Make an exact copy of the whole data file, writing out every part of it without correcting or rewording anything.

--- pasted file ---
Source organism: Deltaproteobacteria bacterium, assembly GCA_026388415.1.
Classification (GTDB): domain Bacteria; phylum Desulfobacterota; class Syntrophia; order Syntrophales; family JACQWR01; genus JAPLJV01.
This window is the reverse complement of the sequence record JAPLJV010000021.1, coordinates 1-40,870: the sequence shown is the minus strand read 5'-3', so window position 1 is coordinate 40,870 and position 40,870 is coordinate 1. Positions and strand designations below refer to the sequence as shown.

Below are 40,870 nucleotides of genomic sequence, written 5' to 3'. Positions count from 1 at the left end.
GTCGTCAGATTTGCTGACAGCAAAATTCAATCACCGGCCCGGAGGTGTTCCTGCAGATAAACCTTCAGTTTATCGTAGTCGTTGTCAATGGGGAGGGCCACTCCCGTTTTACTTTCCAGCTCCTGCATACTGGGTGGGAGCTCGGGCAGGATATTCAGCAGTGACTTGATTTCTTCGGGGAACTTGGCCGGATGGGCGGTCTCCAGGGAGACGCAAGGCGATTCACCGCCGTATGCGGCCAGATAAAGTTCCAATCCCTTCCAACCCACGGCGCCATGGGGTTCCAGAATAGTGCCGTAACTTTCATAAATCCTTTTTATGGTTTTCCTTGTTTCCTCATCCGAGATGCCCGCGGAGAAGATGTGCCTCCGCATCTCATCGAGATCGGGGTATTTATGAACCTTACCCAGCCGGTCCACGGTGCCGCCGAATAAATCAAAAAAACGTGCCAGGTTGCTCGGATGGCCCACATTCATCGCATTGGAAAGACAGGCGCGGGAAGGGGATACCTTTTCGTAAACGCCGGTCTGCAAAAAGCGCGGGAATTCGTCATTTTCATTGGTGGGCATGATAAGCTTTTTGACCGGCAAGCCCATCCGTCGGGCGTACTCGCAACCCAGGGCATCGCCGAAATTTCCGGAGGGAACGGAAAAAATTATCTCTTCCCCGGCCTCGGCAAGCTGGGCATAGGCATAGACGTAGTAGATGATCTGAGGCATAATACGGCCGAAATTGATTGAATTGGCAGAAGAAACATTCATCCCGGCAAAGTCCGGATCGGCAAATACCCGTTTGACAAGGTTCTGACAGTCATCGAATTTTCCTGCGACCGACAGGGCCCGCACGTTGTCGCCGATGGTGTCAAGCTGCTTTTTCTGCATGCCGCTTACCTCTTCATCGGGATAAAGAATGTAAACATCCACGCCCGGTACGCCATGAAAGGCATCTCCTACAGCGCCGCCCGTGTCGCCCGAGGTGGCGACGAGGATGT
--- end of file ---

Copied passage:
Source organism: Deltaproteobacteria bacterium, assembly GCA_026388415.1.
Classification (GTDB): domain Bacteria; phylum Desulfobacterota; class Syntrophia; order Syntrophales; family JACQWR01; genus JAPLJV01.
This window is the reverse complement of the sequence record JAPLJV010000021.1, coordinates 1-40,870: the sequence shown is the minus strand read 5'-3', so window position 1 is coordinate 40,870 and position 40,870 is coordinate 1. Positions and strand designations below refer to the sequence as shown.

Below are 40,870 nucleotides of genomic sequence, written 5' to 3'. Positions count from 1 at the left end.
GTCGTCAGATTTGCTGACAGCAAAATTCAATCACCGGCCCGGAGGTGTTCCTGCAGATAAACCTTCAGTTTATCGTAGTCGTTGTCAATGGGGAGGGCCACTCCCGTTTTACTTTCCAGCTCCTGCATACTGGGTGGGAGCTCGGGCAGGATATTCAGCAGTGACTTGATTTCTTCGGGGAACTTGGCCGGATGGGCGGTCTCCAGGGAGACGCAAGGCGATTCACCGCCGTATGCGGCCAGATAAAGTTCCAATCCCTTCCAACCCACGGCGCCATGGGGTTCCAGAATAGTGCCGTAACTTTCATAAATCCTTTTTATGGTTTTCCTTGTTTCCTCATCCGAGATGCCCGCGGAGAAGATGTGCCTCCGCATCTCATCGAGATCGGGGTATTTATGAACCTTACCCAGCCGGTCCACGGTGCCGCCGAATAAATCAAAAAAACGTGCCAGGTTGCTCGGATGGCCCACATTCATCGCATTGGAAAGACAGGCGCGGGAAGGGGATACCTTTTCGTAAACGCCGGTCTGCAAAAAGCGCGGGAATTCGTCATTTTCATTGGTGGGCATGATAAGCTTTTTGACCGGCAAGCCCATCCGTCGGGCGTACTCGCAACCCAGGGCATCGCCGAAATTTCCGGAGGGAACGGAAAAAATTATCTCTTCCCCGGCCTCGGCAAGCTGGGCATAGGCATAGACGTAGTAGATGATCTGAGGCATAATACGGCCGAAATTGATTGAATTGGCAGAAGAAACATTCATCCCGGCAAAGTCCGGATCGGCAAATACCCGTTTGACAAGGTTCTGACAGTCATCGAATTTTCCTGCGACCGACAGGGCCCGCACGTTGTCGCCGATGGTGTCAAGCTGCTTTTTCTGCATGCCGCTTACCTCTTCATCGGGATAAAGAATGTAAACATCCACGCCCGGTACGCCATGAAAGGCATCTCCTACAGCGCCGCCCGTGTCGCCCGAGGTGGCGACGAGGATGT